Thanks for the great discussion of ideas in Bhattacharyya’s novel and Simpson’s paper as well as your own opinions and interpretations of the readings. I agree with both you and Elizabeth in the sense that the ability to listen to and understand others as personal contexts may change is becoming increasingly important in American society, which is diversifying with each new generation. However, to counter Elizabeth’s comment that the lack of a Hindu consensus and instead the reliance on dharma, karma, and ahimsa in governing one’s life is the weakness of the religion and its ability to be incorporated into American bioethics. I believe it could be argued that a Hindu perspective is the only way that one could imagine the coexistence and incorporation of more than just Christian and Jewish input. The openness to other perspectives while maintaining adherence to core values that Hinduism is founded upon is a practice that I think American bioethics can learn much from.

    I agree with your point, Elizabeth, that overarching Buddhist rule might be problematic in an American courtroom, but I think this perspective I’m speaking to is less intended to suggest Hindu or Buddhist ultimate rule in American bioethics, but instead to take their advice to accept and incorporate others opinions into bioethical conversations. I am not sure that one who believes in Hinduism would even advocate for an entirely Hindu interpretation of American bioethics, as I would think that they would favor inclusion of several highly valued religious opinions in American society. While structure and regulations are necessary in a functional society, there is much to take away from Hindu perspectives as American bioethics reshape and reform over time. I don’t think I can see something like incorporation of Hindu beliefs in the near future, but maybe as Christianity and Judaism become more diluted through new kinship ties, the following generations of scholars will hypothesize differently.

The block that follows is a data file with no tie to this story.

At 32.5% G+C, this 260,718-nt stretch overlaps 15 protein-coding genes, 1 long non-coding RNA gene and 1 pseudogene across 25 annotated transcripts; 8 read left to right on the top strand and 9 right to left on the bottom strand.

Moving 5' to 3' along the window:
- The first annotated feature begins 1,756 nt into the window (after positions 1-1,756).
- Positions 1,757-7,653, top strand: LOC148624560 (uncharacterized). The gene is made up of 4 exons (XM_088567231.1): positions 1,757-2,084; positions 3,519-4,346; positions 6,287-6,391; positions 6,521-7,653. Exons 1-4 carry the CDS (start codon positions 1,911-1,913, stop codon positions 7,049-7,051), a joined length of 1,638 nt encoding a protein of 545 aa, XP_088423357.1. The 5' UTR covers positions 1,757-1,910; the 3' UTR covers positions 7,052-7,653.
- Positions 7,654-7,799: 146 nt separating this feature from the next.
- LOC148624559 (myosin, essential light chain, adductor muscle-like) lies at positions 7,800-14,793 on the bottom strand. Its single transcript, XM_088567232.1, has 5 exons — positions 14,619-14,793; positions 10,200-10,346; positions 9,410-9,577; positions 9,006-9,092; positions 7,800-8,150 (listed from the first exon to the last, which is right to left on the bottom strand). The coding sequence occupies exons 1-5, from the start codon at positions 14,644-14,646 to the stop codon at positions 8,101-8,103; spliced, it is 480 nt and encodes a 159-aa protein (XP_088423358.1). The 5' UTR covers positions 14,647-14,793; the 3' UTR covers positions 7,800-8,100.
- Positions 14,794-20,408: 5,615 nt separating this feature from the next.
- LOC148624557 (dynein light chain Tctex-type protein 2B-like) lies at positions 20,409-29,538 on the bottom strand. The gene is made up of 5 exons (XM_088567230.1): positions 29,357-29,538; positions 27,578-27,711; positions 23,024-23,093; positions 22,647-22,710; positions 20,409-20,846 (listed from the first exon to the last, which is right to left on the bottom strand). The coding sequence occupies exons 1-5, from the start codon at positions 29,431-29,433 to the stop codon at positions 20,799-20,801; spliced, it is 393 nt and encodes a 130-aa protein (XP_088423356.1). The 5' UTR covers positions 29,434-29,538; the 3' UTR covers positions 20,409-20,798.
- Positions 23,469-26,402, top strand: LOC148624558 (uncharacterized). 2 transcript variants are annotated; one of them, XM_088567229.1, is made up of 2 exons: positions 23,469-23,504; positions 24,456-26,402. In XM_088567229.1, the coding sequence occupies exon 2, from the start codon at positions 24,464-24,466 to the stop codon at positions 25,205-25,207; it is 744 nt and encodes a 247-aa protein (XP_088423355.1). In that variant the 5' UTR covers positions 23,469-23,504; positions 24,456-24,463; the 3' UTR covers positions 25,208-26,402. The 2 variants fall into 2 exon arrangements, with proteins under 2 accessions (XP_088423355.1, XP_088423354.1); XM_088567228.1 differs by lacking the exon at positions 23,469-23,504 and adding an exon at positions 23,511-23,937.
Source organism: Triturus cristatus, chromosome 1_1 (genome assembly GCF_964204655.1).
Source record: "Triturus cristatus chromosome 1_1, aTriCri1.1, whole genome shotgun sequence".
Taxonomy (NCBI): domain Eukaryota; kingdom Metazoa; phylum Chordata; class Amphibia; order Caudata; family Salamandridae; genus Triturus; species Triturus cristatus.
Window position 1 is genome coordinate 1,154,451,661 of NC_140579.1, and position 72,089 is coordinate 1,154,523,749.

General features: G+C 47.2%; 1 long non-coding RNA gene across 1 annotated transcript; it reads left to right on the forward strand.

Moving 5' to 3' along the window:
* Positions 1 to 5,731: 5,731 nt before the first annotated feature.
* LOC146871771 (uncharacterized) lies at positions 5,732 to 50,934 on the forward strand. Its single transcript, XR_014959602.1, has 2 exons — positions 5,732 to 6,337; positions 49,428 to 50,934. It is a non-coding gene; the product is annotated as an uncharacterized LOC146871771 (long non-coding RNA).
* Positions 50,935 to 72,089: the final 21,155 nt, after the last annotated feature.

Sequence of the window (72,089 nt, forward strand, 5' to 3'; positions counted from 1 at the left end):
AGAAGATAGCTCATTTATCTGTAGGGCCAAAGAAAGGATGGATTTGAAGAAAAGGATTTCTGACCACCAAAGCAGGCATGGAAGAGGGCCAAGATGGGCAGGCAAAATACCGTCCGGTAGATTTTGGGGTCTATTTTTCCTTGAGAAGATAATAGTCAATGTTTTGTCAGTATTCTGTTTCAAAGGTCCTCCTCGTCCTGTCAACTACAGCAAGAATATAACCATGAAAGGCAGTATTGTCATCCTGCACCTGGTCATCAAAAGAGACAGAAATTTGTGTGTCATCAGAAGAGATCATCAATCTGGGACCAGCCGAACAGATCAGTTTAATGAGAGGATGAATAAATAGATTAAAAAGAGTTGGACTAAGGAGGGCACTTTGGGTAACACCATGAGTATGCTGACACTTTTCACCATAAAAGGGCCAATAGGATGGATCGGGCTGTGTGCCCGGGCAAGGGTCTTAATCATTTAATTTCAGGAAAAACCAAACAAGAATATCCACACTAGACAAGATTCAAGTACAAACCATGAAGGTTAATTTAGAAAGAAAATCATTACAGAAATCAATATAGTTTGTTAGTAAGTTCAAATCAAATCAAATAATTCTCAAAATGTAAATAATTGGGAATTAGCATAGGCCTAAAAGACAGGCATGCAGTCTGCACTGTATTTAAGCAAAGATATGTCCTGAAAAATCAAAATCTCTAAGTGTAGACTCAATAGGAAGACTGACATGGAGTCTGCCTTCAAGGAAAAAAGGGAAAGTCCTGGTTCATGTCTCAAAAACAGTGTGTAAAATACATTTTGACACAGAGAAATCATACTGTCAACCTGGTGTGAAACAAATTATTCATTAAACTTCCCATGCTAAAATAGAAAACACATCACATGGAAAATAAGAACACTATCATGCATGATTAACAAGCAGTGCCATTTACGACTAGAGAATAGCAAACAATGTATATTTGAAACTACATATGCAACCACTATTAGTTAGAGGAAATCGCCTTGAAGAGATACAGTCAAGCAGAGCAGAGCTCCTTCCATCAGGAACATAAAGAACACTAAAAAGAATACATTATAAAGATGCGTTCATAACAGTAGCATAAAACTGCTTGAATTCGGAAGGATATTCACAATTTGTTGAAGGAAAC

6. Hey Emma,

    Thanks for your blog post. It was very informative and touched on important parts of the readings. I like how you elaborated on the six Hindu characteristics.

    The two readings we had this week drew stark contrasts to traditional Western culture and religious views. I would venture to agree with you that Christian viewpoints are taken more seriously than others in American society. Just take the recent example of people claiming President Obama was a Muslim and how he shouldn’t be in office due to his religious viewpoints (which, firstly, he is a Christian). For a country that was founded on religious freedom and a separation of Church and State, it’s hard not to see the hypocrisy. To answer your question, I think there needs to be a focus on education of people (and not just religion majors) on these different viewpoints and at least a basis on different religions’ core values. As people can understand and accept different religions as valid and not malicious, bioethics debates will likely shift and incorporate those opinions.